First address generator 220 generates address signals of a storage element from one group (e.g. group 201) in one time slot 222A (FIG. 2B), a storage element from another group (e.g. group 202 in the next time slot 222B and so on, in a sequential roll-over (i.e. cyclic) fashion. A cycle period 222 is the total time for first address generator 220 to completely cycle through selecting each group 201-208 in multi-FIFO 200 (i.e. the total of time slots 222A-222M, where M is the number of groups, in this embodiment eight). At the beginning of a new cycle period 223, first address generator 220 returns to generate address signals of another storage element from the group (e.g. group 201) that was first selected in the previous cycle period 222. The order of selection of groups 201-208 is predetermined, and each group is selected only once during a given cycle period.

Use of first data terminals 211D is time division multiplexed, with one time interval for each group 201-208, so that data can be cyclically written into or read from groups 201-208. In one specific embodiment, the time interval is four clock cycles that are required for first address generator 220 to read a selected group's pointer from FIFO pointer registers 222 via FIFO pointer bus 230, increment the read pointer and update the incremented pointer back into FIFO pointer registers 230. First address generator 220 increments all pointers in a roll-over fashion and re-uses a pointer only in the next cycle.

Although in this embodiment four clock cycles are required in a time interval for using first data terminals 211D, the time interval can be reduced to a single clock cycle in other embodiments, for example by pipelining the implementation of first address generator 220. Such pipelining is well known to a person of skill in the art.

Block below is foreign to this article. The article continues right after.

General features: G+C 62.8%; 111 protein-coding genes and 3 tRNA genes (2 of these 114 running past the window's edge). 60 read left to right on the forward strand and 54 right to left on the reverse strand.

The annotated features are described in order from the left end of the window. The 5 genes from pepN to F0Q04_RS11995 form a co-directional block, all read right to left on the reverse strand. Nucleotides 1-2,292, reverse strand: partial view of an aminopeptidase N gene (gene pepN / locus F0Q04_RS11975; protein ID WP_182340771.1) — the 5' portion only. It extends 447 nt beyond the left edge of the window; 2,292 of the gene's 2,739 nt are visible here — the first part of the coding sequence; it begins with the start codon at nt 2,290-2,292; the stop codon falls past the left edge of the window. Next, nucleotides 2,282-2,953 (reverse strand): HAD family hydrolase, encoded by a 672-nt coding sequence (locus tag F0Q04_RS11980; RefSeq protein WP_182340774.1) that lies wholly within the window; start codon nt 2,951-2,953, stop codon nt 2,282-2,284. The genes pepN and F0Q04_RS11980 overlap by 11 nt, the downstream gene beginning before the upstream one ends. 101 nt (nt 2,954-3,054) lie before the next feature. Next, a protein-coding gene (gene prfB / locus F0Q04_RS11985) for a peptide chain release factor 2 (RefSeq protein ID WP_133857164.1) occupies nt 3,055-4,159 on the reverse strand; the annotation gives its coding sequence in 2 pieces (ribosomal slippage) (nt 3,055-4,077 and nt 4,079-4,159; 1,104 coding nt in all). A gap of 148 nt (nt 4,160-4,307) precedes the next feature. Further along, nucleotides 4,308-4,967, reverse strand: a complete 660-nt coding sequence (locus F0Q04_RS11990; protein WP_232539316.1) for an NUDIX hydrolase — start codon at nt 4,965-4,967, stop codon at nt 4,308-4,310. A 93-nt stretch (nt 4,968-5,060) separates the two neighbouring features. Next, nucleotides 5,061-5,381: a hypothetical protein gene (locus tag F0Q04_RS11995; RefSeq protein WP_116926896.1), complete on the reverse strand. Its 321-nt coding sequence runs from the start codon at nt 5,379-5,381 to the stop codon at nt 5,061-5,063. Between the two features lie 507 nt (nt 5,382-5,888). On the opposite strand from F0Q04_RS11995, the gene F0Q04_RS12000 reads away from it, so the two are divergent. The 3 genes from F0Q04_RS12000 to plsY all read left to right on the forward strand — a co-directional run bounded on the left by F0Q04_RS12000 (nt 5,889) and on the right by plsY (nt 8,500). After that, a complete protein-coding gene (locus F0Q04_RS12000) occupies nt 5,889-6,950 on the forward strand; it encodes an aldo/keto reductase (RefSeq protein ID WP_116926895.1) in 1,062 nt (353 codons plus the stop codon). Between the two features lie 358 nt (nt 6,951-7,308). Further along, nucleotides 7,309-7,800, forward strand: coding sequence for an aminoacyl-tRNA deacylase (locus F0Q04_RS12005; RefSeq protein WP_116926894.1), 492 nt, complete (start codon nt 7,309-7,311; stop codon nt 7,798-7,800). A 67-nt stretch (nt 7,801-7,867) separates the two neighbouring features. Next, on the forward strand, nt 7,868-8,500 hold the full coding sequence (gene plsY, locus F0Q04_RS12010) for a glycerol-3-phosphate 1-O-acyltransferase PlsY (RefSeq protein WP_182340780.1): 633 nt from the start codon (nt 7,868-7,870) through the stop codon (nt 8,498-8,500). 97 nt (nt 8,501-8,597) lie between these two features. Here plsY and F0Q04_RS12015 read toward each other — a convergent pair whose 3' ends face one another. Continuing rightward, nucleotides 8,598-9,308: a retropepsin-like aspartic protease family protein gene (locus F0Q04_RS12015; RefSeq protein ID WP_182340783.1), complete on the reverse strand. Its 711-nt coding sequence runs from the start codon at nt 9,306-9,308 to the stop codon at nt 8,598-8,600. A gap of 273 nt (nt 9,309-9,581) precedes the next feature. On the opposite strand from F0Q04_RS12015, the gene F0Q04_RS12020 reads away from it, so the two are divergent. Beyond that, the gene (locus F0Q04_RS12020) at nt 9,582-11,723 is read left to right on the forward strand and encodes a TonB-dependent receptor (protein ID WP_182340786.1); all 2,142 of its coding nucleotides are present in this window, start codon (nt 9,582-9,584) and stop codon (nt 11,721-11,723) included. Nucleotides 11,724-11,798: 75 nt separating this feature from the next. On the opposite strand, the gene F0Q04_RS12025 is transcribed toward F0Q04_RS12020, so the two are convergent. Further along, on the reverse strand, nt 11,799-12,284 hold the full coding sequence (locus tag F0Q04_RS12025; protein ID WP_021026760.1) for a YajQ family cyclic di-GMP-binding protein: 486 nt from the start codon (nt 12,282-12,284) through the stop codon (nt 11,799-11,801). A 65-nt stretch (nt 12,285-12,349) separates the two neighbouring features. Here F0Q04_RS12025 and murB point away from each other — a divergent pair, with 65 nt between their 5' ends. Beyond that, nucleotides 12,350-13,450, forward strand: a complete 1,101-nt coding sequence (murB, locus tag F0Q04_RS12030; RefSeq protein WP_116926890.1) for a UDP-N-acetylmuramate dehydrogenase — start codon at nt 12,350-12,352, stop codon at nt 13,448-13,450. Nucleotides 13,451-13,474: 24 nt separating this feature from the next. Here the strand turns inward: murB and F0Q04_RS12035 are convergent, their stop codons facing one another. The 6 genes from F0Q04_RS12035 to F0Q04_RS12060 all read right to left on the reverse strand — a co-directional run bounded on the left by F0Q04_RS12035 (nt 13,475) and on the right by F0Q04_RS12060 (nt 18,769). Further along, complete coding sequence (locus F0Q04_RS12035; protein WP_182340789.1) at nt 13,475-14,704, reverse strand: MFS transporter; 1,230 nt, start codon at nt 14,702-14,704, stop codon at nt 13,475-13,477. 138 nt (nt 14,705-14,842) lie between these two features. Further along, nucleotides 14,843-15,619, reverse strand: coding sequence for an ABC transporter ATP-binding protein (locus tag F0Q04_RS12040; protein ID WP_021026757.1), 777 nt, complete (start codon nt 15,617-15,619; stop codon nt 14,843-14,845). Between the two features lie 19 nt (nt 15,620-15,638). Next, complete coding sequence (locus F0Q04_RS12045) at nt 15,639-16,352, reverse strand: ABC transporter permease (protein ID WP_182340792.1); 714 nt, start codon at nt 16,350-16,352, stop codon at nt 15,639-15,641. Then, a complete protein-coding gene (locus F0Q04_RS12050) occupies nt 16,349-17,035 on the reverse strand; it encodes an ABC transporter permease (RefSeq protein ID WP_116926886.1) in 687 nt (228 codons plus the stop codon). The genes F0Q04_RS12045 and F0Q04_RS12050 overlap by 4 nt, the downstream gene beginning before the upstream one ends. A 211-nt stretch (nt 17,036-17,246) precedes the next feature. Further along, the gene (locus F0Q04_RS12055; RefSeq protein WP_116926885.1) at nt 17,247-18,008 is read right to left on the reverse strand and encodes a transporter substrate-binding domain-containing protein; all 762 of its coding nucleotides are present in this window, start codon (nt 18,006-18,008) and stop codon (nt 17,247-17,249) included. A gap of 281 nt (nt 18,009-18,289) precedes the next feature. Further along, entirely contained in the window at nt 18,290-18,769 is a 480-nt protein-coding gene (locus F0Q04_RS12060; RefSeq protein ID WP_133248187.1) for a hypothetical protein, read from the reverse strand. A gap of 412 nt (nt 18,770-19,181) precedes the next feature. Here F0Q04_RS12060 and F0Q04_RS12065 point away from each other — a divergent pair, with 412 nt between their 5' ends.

In addition to updating FIFO pointer registers 230, first address generator 220 also updates (e.g. increments or decrements as appropriate) a counter value stored in FIFO counter registers 224 that indicates the number of storage elements in SRAM 210 containing valid data values for one of groups 201-208. FIFO pointer registers 230 and FIFO counter registers 224 are also used by a second address generator 225 that is coupled to second address bus 215. A FIFO counter register is kept unchanged if both the first address generator 220 and the second address generator 225 access a storage element from the same group.

In response to an active signal on second FIFO control bus 226 that is coupled to a group request terminal 227, second address generator 225 sequentially generates address signals of a number of successive storage elements from a group that is selected by the active signal. For example, if the active signal on bus 226 indicates group 201, second address generator 225 sequentially generates several addresses of storage elements 201A-201N. The starting address depends a pointer signal from FIFO pointer registers 230 and the number of generated addresses depends on a count signal from FIFO counter registers 224 and on a burst count signal received on bus 226.

First address generator 220 includes a first FIFO access state machine 228 (FIG. 2C) that is driven by a FIFO sequencer 229. To form the first address signals, first address generator 220 uses FIFO sequencer 229 to select one of groups 201-208 cyclically, in a time-multiplexed fashion and a selected group's number becomes the index into SRAM 210. Specifically, in one embodiment, two high order bits of a storage location's address are formed by the selected group's number. For example, if group 202 is selected, the high order bits are 01.